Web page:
"The effort is there, the way you want to see it," senior offensive lineman Barrett Jones said. "A commitment to working hard, which is maybe not what we had in 2010. We just need to keep working on communication to mesh as a unit." Alabama will be very good in 2012. Of that, there is no doubt. How good? "I don’t know," said coach Nick Saban, an answer that is disappointing to a lot of Crimson Tide fans who are certain he knows the answer, even if he won’t reveal it. "I think it’s kind of up to this team, I think it’s kind of up to a lot of players on this team, a lot of players who will have opportunities that haven’t played much before. "We certainly don’t have the maturity that we had as a team a year ago or that we had three years ago, but there are certainly enough players on this team that we can develop into a pretty good team."
Saban gave, perhaps, his longest answer of the entire post-game press conference when prompted about Mandell, who has battled inconsistency throughout his Alabama career. "He already had gotten one of the most improved player awards before he even punted today," Saban said, referencing the Bart Starr Most Improved Player award Mandell shared with safety Vinnie Sunseri, tight end Brian Vogler and defensive end Ed Stinson. "He's really punted better all spring. We always felt like Cody really had the ability to do it, it was just consistency in whether it was drop or long steps or whatever. He has a little more maturity about duplicating what he does over and over again."
Alabama saw several of its defensive stars walk away after the Crimson Tide’s BCS National Championship run. That’s no indication, apparently, of the unit slipping into oblivion. By the end of Saturday’s spring game in front of an announced crowed of 78,526, the Tide’s defense had intercepted three of quarterback AJ McCarron’s passes. Adrian Hubbard accounted for three sacks. Safety Vinnie Sunseri created and returned a fumble 21 yards for a touchdown. So while McCarron completed 29 of 42 passes for 304 passing yards and two touchdowns, the defense’s prowess was on display. And of course the defense had an advantage—McCarron, speaking to al.com, pointed out that "we ran the same play one time on one drive nine times."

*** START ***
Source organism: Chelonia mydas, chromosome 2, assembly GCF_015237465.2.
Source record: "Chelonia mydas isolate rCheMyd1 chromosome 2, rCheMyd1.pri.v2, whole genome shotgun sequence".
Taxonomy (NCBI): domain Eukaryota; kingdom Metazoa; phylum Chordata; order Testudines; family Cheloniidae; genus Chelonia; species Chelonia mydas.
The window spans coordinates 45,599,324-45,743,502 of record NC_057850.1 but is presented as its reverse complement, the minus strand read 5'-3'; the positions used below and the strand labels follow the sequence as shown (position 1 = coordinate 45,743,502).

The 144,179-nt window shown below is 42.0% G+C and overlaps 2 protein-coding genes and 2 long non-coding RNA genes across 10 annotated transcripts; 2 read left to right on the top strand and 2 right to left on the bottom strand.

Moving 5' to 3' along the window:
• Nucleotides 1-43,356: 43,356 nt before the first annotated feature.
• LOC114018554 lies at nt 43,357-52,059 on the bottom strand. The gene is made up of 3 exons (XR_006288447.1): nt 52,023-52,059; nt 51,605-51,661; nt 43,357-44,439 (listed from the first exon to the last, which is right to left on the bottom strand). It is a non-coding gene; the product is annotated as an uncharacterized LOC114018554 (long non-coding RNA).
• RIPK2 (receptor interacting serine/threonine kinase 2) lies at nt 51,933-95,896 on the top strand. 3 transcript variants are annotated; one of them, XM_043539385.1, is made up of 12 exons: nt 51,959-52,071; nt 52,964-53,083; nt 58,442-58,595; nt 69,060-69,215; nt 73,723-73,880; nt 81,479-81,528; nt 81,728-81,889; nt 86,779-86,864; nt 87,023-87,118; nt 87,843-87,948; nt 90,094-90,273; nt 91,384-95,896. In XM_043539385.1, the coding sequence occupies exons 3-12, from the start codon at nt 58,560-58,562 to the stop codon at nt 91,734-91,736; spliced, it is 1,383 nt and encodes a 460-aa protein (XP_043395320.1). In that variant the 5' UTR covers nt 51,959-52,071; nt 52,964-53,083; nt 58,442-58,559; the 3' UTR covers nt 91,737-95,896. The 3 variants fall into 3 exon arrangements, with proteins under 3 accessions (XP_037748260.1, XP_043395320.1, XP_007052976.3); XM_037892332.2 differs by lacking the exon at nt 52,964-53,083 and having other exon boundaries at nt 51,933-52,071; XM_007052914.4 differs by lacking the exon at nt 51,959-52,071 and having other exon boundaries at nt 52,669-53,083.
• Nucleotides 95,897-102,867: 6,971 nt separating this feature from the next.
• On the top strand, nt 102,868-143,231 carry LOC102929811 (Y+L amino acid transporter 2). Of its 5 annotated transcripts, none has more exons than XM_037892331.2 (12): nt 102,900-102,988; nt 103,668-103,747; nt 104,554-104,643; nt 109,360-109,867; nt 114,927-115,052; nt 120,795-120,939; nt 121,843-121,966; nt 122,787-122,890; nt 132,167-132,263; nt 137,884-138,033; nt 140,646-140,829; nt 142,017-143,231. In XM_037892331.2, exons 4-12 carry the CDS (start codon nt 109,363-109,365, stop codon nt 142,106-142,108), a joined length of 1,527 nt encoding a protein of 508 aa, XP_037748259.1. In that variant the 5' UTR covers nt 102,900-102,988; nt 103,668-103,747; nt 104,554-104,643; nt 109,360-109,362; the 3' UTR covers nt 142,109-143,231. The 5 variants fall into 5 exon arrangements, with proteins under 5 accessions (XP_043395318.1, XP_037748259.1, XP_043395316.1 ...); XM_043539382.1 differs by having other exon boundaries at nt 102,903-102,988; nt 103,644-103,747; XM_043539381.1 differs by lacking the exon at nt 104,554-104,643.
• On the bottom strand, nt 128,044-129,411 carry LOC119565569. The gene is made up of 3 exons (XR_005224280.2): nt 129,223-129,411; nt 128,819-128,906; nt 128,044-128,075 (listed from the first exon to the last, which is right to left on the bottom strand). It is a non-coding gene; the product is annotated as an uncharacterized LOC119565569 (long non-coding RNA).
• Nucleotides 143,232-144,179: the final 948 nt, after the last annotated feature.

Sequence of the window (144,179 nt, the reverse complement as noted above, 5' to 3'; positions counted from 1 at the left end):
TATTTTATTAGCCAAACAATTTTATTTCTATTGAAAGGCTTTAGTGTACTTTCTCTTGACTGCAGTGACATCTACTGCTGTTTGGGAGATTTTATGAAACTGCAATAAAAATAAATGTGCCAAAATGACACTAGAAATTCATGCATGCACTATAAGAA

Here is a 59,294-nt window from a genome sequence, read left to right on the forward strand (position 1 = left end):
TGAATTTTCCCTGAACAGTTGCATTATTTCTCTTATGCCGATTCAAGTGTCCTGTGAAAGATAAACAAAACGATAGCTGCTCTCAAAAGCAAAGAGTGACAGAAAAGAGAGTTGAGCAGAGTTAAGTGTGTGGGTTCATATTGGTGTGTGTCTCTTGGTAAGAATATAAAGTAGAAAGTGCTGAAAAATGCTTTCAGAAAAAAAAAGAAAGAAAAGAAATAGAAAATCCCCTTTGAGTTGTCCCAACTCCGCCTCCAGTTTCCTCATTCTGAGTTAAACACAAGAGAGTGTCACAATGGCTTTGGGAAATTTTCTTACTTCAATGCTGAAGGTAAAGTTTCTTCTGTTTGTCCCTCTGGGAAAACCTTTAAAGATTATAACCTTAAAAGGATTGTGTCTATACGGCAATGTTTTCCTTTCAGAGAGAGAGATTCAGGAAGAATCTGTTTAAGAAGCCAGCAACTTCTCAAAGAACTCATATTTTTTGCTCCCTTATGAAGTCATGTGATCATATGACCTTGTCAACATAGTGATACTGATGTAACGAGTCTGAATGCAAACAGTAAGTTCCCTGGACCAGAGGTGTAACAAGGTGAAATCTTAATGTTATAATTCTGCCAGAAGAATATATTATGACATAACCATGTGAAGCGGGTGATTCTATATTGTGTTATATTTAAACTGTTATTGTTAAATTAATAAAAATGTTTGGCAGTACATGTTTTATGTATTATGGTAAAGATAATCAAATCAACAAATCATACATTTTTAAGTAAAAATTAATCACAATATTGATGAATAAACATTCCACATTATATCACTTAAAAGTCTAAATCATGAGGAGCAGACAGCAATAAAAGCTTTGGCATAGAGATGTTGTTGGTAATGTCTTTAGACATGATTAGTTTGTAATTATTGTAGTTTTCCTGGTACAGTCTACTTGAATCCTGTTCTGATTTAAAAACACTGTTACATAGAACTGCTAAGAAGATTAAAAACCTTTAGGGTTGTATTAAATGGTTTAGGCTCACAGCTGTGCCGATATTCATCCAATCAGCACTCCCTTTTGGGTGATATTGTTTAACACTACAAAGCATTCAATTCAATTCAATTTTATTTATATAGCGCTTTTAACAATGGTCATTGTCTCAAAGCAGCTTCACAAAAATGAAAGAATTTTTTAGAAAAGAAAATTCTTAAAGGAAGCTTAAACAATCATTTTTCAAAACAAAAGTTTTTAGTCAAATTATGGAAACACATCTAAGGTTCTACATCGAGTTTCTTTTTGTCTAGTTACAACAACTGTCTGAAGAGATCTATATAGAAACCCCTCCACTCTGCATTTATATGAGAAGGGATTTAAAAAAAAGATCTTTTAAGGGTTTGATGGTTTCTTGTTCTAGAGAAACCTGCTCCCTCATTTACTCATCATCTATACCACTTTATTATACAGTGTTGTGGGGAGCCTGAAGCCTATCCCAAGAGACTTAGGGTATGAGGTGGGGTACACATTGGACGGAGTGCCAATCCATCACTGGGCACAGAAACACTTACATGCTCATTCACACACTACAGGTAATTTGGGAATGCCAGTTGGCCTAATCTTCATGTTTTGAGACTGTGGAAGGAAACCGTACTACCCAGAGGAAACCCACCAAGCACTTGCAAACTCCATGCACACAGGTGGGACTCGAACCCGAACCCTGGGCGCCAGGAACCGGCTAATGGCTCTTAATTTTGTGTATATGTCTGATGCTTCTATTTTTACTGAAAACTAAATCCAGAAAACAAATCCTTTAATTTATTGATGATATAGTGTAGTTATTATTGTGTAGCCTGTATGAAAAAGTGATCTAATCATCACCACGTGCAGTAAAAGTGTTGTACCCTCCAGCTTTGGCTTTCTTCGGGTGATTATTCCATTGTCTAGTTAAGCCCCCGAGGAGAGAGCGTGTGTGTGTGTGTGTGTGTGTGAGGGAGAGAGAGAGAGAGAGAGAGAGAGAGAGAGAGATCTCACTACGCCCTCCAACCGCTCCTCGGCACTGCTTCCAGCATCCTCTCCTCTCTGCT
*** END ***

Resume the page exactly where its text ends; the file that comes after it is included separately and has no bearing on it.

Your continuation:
"Nobody ever has a bad spring, nobody has a bad spring game, and we didn't have one, either," Saban said. "We focus on guys executing and making progress and doing a good job. This was a final exam for some of the players relative to spring practice. How have they improved and what can they do to help this team? "Being a coach in a college where you have seniors graduate every year is a challenge because you have to develop new leadership, new communication. But we are pleased with the spring that we had. Not satisfied; just pleased."
The Alabama assembly line that has been cranking out running backs who compete for Heisman Trophies and draw first-round attention in NFL drafts unveiled a new high-performance model Saturday. The name is T.J. Yeldon. He appears to run on eight cylinders, but it looks as if he might get very good mileage. The 6-foot-2, 216-pound early enrollee from Daphne High School was the runaway star of Alabama's A-Day game in front of a crowd of 78,526 at Bryant-Denny Stadium. Yeldon ran 16 times for a game-high 88 yards and caught five passes for a game-high 91 yards and one touchdown, a tackling-breaking 50-yarder. He won the Dixie Howell Most Valuable Player of the Game Award and led the White team - the first-team defense and second-team offense - to a 24-15 victory over the Crimson team.
Yeldon won the Dixie Howell Most Valuable Player of the Game Award. Presumed starter Eddie Lacy sat out the spring while recovering from surgery to repair a turf toe injury. "T.J. did a good job in all the scrimmages. He made the difference for his team," Tide coach Nick Saban said. "He made a lot of good plays today and had a lot of production. "I think that's important for us because we needed someone like that. He has a really good opportunity. Eddie will hopefully be able to come back, Jalston (Fowler) can do certain things, Dee Hart can do certain things. T.J. is one of those guys who can do everything."